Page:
6) Total War: Rome II
Developer: The Creative Assembly
Platforms: Windows PC, SteamOS, and Linux
The Creative Assembly went all the way with Total War: Rome II. This ambitious game puts you in charge of the Roman Empire and lets you steer the epic story of its expansion from a tiny city-state to the conqueror of the known world. It makes you feel like you are making history.
In Total War real-time strategy games, you can see the battle from a bird’s-eye view. As a general, you march your armies across the terrain of the empire on a gorgeous 3D strategic map in turn-based gameplay. You can build cities, invest in infrastructure, and construct legions and naval fleets. When your armies meet in battle, the action zooms in on the battlefield, where you fight against another army in real-time.
You set up your formation and then let the army loose as the battle begins. The battlegrounds reflect the nature of the strategic terrain in great detail. If you’re besieging a city, you can roll battering rams and siege towers against the walls and gates. Your cavalry can hide in the forests and make a devastating charge against the enemy’s flank. If you do enough damage to morale, the enemy ranks will crumble and flee. All the while a battle narrator delivers the play-by-play. If you want, you can also zoom in on the battle on the individual soldier’s point of view, so you can see what is really happening to your soldiers. No other game gives you the sense of small-scale and large-scale warfare.
Add to that the intrigue of spies, diplomats, and rival commanders. The political side of the game can lead to game-winning alliances or civil war. The game is a little too ambitious in that it takes forever for some of the turns to execute. It can take a good chunk of computing power just to run the game.
But I love the idea of combining a Civilization-style strategy game with the action of real-time tactical warfare and the beauty of a first-person viewpoint of the battlefield. If Creative Assembly continues with this series, I hope they do something like combine the strategic warfare of Total War with the grizzly hand-to-hand combat of Ryse: Son of Rome. Now that would be a spectacle of a game.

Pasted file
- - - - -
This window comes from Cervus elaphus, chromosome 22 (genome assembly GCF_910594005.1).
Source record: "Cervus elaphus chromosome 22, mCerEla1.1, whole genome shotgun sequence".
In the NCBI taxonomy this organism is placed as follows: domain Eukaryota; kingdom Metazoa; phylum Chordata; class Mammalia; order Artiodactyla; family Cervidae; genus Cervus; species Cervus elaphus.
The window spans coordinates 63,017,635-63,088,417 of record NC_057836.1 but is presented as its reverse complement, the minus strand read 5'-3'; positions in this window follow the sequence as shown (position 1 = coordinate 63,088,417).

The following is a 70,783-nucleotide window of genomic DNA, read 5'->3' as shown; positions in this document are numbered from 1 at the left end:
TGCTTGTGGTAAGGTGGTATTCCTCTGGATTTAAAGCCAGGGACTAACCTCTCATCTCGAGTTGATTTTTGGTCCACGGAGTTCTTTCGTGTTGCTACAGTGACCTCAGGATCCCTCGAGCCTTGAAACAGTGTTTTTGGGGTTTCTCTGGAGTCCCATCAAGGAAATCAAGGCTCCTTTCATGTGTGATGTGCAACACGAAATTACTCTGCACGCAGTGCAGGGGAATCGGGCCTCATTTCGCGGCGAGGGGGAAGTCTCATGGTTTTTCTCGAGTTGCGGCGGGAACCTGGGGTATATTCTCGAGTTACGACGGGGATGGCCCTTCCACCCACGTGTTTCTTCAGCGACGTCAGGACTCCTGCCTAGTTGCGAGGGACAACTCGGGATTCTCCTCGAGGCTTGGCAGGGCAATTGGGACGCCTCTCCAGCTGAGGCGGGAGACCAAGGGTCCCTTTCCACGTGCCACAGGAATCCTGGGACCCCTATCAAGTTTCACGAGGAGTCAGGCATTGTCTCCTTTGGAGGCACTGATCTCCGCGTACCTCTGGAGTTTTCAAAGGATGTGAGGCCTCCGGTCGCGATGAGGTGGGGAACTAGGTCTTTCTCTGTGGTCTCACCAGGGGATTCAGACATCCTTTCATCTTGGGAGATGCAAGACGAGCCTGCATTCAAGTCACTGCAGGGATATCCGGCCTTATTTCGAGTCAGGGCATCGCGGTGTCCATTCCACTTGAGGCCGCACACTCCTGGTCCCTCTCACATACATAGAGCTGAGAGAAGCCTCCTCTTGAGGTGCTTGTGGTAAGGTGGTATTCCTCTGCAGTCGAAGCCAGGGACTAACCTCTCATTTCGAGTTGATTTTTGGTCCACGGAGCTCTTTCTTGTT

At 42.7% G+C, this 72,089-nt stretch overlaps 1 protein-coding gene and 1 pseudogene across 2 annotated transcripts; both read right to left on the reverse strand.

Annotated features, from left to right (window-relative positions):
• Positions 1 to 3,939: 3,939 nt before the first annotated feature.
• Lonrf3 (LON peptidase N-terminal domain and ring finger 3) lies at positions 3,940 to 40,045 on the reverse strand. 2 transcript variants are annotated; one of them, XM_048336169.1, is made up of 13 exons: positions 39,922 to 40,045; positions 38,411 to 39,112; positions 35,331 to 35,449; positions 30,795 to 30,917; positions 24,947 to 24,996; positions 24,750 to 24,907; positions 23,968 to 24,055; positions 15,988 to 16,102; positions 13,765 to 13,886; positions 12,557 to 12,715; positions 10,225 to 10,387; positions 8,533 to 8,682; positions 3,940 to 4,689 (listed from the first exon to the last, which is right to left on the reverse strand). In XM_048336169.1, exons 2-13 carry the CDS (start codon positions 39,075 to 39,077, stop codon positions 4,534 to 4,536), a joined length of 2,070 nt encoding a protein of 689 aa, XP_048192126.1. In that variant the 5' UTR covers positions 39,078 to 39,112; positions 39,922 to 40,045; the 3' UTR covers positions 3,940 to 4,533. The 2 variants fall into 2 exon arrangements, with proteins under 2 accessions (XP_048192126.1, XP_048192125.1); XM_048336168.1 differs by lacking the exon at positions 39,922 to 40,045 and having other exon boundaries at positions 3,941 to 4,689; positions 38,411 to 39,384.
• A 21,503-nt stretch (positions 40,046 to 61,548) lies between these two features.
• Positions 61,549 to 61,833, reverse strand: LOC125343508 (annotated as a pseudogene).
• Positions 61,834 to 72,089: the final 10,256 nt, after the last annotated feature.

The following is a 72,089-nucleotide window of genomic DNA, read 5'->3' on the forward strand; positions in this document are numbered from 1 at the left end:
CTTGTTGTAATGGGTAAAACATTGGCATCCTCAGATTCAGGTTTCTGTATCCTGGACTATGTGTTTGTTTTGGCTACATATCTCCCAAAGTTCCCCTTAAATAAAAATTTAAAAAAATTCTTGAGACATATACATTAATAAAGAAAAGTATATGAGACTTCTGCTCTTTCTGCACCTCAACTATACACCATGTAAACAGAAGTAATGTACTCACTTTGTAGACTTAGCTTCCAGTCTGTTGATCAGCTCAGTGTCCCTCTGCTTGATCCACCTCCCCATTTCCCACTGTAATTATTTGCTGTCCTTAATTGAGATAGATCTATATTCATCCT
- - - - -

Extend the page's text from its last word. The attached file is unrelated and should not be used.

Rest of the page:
7) Tomb Raider
Developer: Crystal Dynamics
Publisher: Square Enix
Platforms: Xbox 360, PlayStation 3, Windows PC
When Lara Croft debuted in the origin Tomb Raider back in 1996, she was already fearless, confident, gun-toting adventurer with a knack for navigating through dangerous tombs and solving ancient riddles. But over the years, gamers were getting tired of the same old Lara shooting her way through the same puzzle-like catacombs. With each new game in the franchise, Lara began to decline in popularity, despite the success of the Angelina Jolie movies.
Crystal Dynamics went back to the drawing board. The studio rebooted Lara and relaunched Tomb Raider earlier this year with the story of how Lara became an adventurer. It seemed like a desperate act of revival. But Crystal Dynamics pulled it off.
The opening scenes of new Tomb Raider were enthralling and emotional. Just about everything that can go wrong does go wrong for the 21-year-old explorer. She almost drowns in a shipwreck, is nearly cannibalized, and gets impaled on a nasty spike as she tries to escape. She emerges alone, bloodied and freezing, on an island full of nasty guardians of some horrific secret. Lara was re-created in beautiful, realistic 3D with more, umm, realistic physical proportions. The game captures the crucible moments that turned Lara from a weak and vulnerable person into a survivor.
The game had its flaws. Lara was a little too quick to learn the way of the gun. If Crystal Dynamics had maintained the tight, movie-like control and didn’t allow the video game side of the experience to completely take over in the latter stage of the game, it would have been a much more elevated experience. Like Nathan Drake in the Uncharted games, Lara becomes too much of a killing machine. And the final boss fight seemed a bit silly and repetitive.
But Crystal Dynamics accomplished its goal of reviving Lara Croft’s diminishing reputation in the eyes of gamers. The developers gave us a visual feast and showed us how Lara the girl became Lara the legend. As a fully flushed out character, and not just another female with big boobs in a video game, she’s more of a video game icon in my eyes than she ever was.
Above: Gone Home was a surprise indie hit.
Image Credit: The Fullbright Company
8) Gone Home
Developer: The Fullbright Company
Publisher: The Fullbright Company
Platforms: Windows PC, Mac OS X, Linux
Gone Home is another pleasant surprise from an indie startup. It comes from a little Portland, Ore.-based company that was started in March 2012 by Steve Gaynor, Johnnemann Nordhagen, and Karla Zimonja. They took a step back to a genre that game publishers had left behind long ago. They created a simple exploration game akin to The Seventh Guest, where you explore a house and unravel a mystery.